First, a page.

The light, sweet crude oil contract for February delivery gained more than $1.40/bbl on the New York market Jan. 11. Analysts said evidence of supply cuts by major producers offset a stronger-than-expected climb in US oil inventories.
US commercial crude oil inventories, excluding the Strategic Petroleum Reserve, increased 4.1 million bbl for the week ended Jan. 6 from the previous week, said the Energy Information Administration’s report (OGJ Online, Jan. 11, 2016).
The latest estimated total was 483.1 million bbl, putting US crude inventories at the upper limit of the average range for this time of year, EIA said. US crude stockpiles ended 2016 with a 7.1 million-bbl drop.
BMI Research said its own calculations indicate a positive initial compliance to the production-cut agreement by members of the Organization of Petroleum Exporting Countries and some non-OPEC producers. Current compliance appears to be about 73%, BMI Research said.
“However, we note the Gulf Cooperation Council countries that have reportedly enacted the bulk of the production cuts are currently in the lowest domestic demand period of the year,” BMI Research said, which suggests that production could increase with increased demand.
Kuwait and Oman earlier this month said they had cut production. Falah Alamri, general director of the State Oil Marketing Co. in Baghdad, told the Wall Street Journal that Iraq has cut crude oil production by more than 150,000 b/d from October. Some analysts doubt Iraq will cut by 210,000 b/d as it has agreed.
Saudi Arabia has reduced oil production to less than 10 million b/d, which is below its targeted level, Saudi Arabia Energy Minister Khalid Al-Falih told participants at an energy conference in Abu Dhabi. He said Saudi will consider renewing its pledge to cut crude output in 6 months.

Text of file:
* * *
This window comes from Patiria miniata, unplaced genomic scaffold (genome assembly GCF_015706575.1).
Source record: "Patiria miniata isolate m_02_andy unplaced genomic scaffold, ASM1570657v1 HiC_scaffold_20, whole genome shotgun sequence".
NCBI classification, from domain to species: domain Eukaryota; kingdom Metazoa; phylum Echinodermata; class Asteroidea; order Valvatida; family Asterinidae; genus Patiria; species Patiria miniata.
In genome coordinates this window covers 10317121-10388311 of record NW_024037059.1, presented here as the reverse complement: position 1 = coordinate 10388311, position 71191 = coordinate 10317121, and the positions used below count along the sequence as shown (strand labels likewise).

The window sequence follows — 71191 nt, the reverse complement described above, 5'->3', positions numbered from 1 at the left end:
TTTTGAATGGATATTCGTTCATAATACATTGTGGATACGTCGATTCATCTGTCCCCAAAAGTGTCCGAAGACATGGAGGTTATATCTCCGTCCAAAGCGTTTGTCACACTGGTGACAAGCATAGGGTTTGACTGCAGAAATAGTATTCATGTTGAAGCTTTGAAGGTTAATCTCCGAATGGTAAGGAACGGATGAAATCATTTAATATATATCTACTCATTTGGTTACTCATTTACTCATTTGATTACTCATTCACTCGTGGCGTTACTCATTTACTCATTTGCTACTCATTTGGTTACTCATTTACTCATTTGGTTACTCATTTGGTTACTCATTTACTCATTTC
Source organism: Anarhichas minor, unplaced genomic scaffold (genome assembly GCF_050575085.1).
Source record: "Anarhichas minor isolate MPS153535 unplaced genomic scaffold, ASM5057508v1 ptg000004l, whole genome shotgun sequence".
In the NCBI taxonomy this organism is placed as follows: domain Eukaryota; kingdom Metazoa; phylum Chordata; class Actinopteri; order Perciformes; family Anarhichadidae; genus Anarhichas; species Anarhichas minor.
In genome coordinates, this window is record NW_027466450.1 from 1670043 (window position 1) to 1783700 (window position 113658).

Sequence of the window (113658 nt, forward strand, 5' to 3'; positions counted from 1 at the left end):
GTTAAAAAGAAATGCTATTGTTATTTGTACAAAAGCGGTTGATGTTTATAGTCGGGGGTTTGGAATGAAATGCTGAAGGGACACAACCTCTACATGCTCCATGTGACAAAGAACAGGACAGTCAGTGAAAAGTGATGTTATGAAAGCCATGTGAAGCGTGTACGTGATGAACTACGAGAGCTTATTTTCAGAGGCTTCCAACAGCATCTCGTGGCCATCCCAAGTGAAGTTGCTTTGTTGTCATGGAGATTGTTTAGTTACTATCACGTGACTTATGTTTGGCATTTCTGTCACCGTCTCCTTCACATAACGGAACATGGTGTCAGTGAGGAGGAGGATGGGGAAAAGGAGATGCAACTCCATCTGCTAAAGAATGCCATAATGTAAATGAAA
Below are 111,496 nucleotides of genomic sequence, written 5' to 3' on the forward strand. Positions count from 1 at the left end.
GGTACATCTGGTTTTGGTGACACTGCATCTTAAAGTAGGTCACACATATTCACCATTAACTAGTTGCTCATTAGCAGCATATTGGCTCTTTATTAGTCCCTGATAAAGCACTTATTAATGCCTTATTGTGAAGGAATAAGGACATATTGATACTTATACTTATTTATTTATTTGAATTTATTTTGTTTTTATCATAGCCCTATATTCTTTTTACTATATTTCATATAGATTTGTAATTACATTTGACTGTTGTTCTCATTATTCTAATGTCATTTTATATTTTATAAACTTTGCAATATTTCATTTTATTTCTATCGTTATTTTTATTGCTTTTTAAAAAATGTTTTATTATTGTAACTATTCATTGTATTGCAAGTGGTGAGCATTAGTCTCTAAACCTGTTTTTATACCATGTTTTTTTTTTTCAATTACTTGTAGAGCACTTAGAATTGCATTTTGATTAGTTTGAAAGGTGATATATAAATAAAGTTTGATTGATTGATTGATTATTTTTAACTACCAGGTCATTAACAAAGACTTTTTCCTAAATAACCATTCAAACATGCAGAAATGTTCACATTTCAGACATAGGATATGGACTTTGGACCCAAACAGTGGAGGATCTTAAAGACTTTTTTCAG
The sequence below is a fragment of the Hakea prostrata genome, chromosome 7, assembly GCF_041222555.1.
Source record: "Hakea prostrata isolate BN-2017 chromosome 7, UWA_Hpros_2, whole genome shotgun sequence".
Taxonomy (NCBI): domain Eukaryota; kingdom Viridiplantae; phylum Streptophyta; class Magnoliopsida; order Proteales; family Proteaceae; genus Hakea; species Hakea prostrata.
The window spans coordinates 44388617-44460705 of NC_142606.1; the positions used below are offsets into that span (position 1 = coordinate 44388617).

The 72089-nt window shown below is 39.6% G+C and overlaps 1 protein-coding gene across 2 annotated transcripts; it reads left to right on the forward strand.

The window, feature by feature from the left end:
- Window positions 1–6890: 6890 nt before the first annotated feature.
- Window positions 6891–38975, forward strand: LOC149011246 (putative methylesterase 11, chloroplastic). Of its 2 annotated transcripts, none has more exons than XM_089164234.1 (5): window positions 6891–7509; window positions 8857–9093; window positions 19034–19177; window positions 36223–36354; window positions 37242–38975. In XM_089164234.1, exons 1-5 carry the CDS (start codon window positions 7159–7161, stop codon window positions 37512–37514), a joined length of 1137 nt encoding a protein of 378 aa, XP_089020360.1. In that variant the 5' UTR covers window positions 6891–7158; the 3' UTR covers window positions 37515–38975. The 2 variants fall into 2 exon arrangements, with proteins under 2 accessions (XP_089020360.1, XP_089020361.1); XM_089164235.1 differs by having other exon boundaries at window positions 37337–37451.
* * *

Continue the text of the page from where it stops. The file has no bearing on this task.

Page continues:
The Weekly Petroleum Status Report said US oil producers added 176,000 b/d for a total of 8.946 million b/d for the week ended Jan. 6, marking the highest US production level since mid-April 2016. The Lower 48 contributed a weekly gain of 190,000 b/d, which was offset by a 14,000-b/d decline in Alaska.
The February crude oil contract on the New York Mercantile Exchange increased $1.43 on Jan. 11 to close at $52.25/bbl. The March contract gained $1.36 to $53.06/bbl.
The NYMEX natural gas price for February delivery dropped 5¢ to $3.22/MMbtu. The Henry Hub spot gas price closed at $3.28/MMbtu, up 7¢.
Heating oil for February climbed 4¢ on Jan. 11 to a rounded $1.65/gal. Reformulated gasoline stock for oxygenate blending for February also gained 4¢ to a rounded $1.59/gal.
The Brent crude contract for March on London’s ICE was up $1.46 to $55.10/bbl. The April contract increased $1.34 to $55.60/bbl. Gas oil for January closed Jan. 11 at $487/tonne, up $4.25.
The average price for OPEC’s basket of benchmark crudes for Jan. 11 was $50.98/bbl, down 48¢.
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